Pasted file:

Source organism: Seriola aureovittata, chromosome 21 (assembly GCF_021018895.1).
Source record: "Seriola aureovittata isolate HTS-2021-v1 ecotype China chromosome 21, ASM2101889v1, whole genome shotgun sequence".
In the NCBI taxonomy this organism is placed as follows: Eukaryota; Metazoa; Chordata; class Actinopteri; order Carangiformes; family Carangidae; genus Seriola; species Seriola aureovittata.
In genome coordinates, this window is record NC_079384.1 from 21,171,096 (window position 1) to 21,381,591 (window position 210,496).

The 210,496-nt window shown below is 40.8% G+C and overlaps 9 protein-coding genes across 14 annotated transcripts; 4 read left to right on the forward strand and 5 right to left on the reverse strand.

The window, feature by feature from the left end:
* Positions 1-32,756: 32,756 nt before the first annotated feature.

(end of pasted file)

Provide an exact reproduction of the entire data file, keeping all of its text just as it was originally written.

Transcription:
Source organism: Seriola aureovittata, chromosome 21 (assembly GCF_021018895.1).
Source record: "Seriola aureovittata isolate HTS-2021-v1 ecotype China chromosome 21, ASM2101889v1, whole genome shotgun sequence".
In the NCBI taxonomy this organism is placed as follows: Eukaryota; Metazoa; Chordata; class Actinopteri; order Carangiformes; family Carangidae; genus Seriola; species Seriola aureovittata.
In genome coordinates, this window is record NC_079384.1 from 21,171,096 (window position 1) to 21,381,591 (window position 210,496).

The 210,496-nt window shown below is 40.8% G+C and overlaps 9 protein-coding genes across 14 annotated transcripts; 4 read left to right on the forward strand and 5 right to left on the reverse strand.

The window, feature by feature from the left end:
* Positions 1-32,756: 32,756 nt before the first annotated feature.